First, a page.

Over the years, many have met their mates at the National Aquarium – and we don’t just mean the animals! There is just something about this place that makes people fall in love. From visitors on first dates, to couples getting engaged or tying the knot in front of our exhibits, to staff members falling for each other, love is always in the air. But with more than 16,000 animals living at the Aquarium, love is also in the water!
In honor of the upcoming holiday we humans created to celebrate love, we thought it would be fun to share some tales of animal dating, er, mating at the Aquarium. It’s no secret that the dolphins at the National Aquarium like to reproduce. Since the dolphin pavilion opened in 1999, we’ve had 13 dolphin births. But dolphins aren’t the only animals at the Aquarium with routine mating habits.
The stingrays in our Wings in the Water exhibit are a busy bunch of animals! Over the last few years, dozens of cownose and southern stingray pups have been born in the exhibit. The southern stingrays were reproducing so quickly that the males had to be separated from the females! And apparently there is one female cownose ray that the males find particularly attractive.
And did you know male and female seahorses dance, change color and lock tails for a short swim during courtship? Talk about romantic! After mating, it is the male seahorses that become pregnant and rear the young. They are nature’s true Mr. Moms! Just last January, one of our male seahorses delivered a tiny group of babies into the world.
Frogs and toads do a song and dance to attract their mates! They were the first vocal land-dwellers that use voice almost exclusively to attract a mate. Each species has its own distinctive voice so females do not waste time following the call of another species. Once a female dart frog finds a singing male of her species, he stops singing and initiates a courtship dance! Some species spin in a circle, while others gently stroke the female's back with his forelegs. If she accepts his advances, she will follow him to an egg-laying site.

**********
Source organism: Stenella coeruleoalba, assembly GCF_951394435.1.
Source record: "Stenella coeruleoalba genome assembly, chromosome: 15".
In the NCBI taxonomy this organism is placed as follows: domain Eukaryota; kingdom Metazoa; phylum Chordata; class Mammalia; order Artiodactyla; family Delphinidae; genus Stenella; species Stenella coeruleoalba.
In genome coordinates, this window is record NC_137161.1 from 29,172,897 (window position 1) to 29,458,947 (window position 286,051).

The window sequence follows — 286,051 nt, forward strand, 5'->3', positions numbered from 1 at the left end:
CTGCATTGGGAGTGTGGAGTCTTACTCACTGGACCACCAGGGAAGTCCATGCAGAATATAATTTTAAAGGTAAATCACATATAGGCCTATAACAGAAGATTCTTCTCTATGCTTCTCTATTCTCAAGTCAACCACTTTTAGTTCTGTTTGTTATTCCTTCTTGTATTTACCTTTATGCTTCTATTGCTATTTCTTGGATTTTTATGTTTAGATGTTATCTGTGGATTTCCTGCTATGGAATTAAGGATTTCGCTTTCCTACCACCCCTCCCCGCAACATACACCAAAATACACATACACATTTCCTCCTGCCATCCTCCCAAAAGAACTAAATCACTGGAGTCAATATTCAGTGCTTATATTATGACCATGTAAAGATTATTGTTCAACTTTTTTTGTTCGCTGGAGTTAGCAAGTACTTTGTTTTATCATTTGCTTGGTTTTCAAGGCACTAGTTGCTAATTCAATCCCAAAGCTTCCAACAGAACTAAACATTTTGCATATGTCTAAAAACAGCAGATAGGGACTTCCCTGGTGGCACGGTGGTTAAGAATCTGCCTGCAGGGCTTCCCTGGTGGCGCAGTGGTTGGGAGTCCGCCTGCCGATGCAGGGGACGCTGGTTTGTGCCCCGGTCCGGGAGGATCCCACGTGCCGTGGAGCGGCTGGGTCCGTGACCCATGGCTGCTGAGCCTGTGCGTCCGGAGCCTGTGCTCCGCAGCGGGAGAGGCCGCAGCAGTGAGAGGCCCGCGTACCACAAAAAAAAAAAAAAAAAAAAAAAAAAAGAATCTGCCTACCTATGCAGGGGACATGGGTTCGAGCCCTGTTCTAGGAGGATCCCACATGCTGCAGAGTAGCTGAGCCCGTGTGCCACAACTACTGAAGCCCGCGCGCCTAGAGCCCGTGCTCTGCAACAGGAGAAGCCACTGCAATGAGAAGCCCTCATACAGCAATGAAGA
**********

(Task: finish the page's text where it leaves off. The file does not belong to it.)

Turtles have a ritual of their own. Many aquatic species of turtles are sexually dimorphic (when the male and female of a species look different) in size, and in some cases, males may be half the size of females. The smaller males often have to use elaborate courtship displays in order to romance the females. This could involve swimming ahead of the female and gently stroking her head and neck with the claws of his front feet, or bobbing his head up and down rapidly. We see these behaviors at the Aquarium between Australian red-faced side-necked turtles.
Perhaps the most unusual mating fact is found in the fishes! Some species of fish undergo a sex change as they grow so they can experience mating and reproduction as a male and a female! The California sheepshead, found in our Kelp Forest exhibit, begins life as a female with pink coloration. When it grows to a length of about 18 inches, it transforms into a male.
We should point out that most species of animals pair up with multiple mates throughout their lives, simply for reproduction purposes. But monogamy can exist in the animal kingdom! Our sweetest tale of animal mating at the Aquarium can be found in the Sea Cliffs exhibit. Like many species of birds, puffins are known to form pair bonds, and can remain in those bonds for life. That has certainly been the case for two young adult puffins living at the National Aquarium. It seems as though these two birds were made for each other…
Victor and Vixen came to the National Aquarium in April of 2004 with two other females. Victor had his choice of ladies, but it wasn’t long before he found a match in Vixen. They had their first egg in 2005 but it turned out to be infertile, which is common for many young couples. Just a year later, they had their first chick, Princess, who still lives at the Aquarium, and just last year they came together to raise their second chick, Vinnie. They are great parents. Last year they fed Vinnie so much that he became quite the chunker!
Though they will probably stay paired for life, these birds aren’t on cloud nine all year round. Puffins in the wild usually come together in pairs only to breed, and then separate until the next breeding season. Even though our birds live in the same area year round, the same rule applies. Come spring, Victor and Vixen will start staking their claim on their burrow (they always use the same one on the far left side of the exhibit) by chasing the other birds away!
On any given day you could catch a glimpse of animals mating at the Aquarium. We sure have! Years ago our video team was able to capture amazing footage of two seahorses completing their mating process. What you'll see below is a quick glimpse of how a female seahorse transfers eggs to the male!